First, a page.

Does it ever feel like you spend as much time figuring out how to prove your value to your executive board and to your customers as you do creating that value? Until you have an established track record of consistent wins, you might have a short leash. Speaking as a CEO who regularly checks in with my CSM leaders, these business reviews are invaluable not just for gauging the ROI of the team, but for strategic planning.
That's why we're careful to separate our metrics into leading indicators and lagging outcomes. Your team may be ultimately judged on net retention, for example, but that isn't a prescriptive metric. In addition, it may take a while for the impact of Customer Success to show up in renewal rates if you have multi-year contracts.
NPS and adoption are proven predictors of retention. If they're low, you know what specific actions to take to raise them. Here's a chart we use to measure ROI separated into leading and lagging indicators, as well as lever actions to take to move the dial:
Most companies building a Customer Success program into an established business have a plan to pilot with one product line with a vision to expand across the enterprise. So where should you start?
There is no perfect answer but consider the pros and cons of each starting point:
Again, no answer is perfect but make sure you go into the decision with eyes wide open.
I don't know how cross-functional collaboration works at your company. I've seen some highly insular Product and Sales teams, but that won't work in the era of Customer Success. A lot of organizations talk about alignment, but in CSM, you'll fail without a company-wide focus on the customer's outcomes. Sales can't just close and Product can't just keep their heads down and build. Here's how every department benefits from a customer-centric vision:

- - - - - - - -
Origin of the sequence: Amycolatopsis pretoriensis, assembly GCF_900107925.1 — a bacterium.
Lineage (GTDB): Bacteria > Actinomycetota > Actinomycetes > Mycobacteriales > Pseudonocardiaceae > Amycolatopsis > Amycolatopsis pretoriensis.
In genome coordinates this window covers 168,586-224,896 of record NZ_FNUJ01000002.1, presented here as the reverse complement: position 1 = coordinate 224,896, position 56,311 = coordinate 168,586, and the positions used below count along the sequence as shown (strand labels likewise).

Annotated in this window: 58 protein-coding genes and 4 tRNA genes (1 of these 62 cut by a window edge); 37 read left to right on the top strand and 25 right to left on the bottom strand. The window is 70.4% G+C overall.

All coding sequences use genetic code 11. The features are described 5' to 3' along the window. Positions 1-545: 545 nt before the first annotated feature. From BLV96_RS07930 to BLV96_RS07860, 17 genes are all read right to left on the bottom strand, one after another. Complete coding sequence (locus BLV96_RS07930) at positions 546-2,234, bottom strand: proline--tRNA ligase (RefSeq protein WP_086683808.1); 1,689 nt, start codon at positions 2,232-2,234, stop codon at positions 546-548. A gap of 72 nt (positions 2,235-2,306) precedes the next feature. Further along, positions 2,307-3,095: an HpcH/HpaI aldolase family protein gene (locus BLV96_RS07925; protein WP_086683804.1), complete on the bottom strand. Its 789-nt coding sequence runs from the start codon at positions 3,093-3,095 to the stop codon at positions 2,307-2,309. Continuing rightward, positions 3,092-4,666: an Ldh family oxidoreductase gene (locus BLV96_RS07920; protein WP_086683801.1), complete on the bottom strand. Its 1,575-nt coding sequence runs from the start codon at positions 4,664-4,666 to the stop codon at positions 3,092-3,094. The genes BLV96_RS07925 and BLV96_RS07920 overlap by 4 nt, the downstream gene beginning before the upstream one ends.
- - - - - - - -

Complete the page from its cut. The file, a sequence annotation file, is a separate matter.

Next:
Sales: Better hand-offs, increased new business and upsell.
Renewals: Higher renewal rates and expansion.
Support: Higher customer satisfaction rates and more efficient ticket resolution.
Services: Lower time-to-value and higher services revenue.
Marketing: More advocates and sales references.
Product: Improved product development with better customer feedback integration.
Finance: Easier and faster access to financial information about your customers.
Make sure you pitch Customer Success as helpful for all departments and keeping them engaged. Build a slide on “what's in it for them” for each team and operationalize processes to show the impact in the early days.
The earlier you answer these five questions, the more solid your foundation will be as you grow your CSM team. Gainsight put together a quick and effective Maturity Model to score your company's Customer Success organization compared to those at companies of a similar size and scope. Take a few moments to fill it out and you'll get some specific, actionable advice on how to scale to the next level.
Post Date: September 28, 2016
Nick Mehta is the CEO of Gainsight, a Customer Success company that helps businesses grow faster by reducing churn, increasing upsell, and driving customer advocacy. As a huge sports fan, Nick thinks of his job as being like that of a head coach. His role is to help bring the right people together on the team and put them in the best position to win for our customers, partners, employees and their families. He's a big believer in the Golden Rule and we try to apply it as much as we can to bring more compassion to our interactions with others. And he talks way too fast and overuses the word "awesome" like it's going out of style. Before coming to Gainsight, Nick was the CEO of awesome leading Software-as-a-Service E-Discovery provider LiveOffice through its acquisition by Symantec and prior to that was a Vice President at VERITAS Software and Symantec Corporation.
The Technology Services Industry Association (TSIA) is dedicated to helping services organizations large and small grow and advance in the technology industry. Find out how you can achieve success, too. Call us at (858) 674-5491 or we can call you.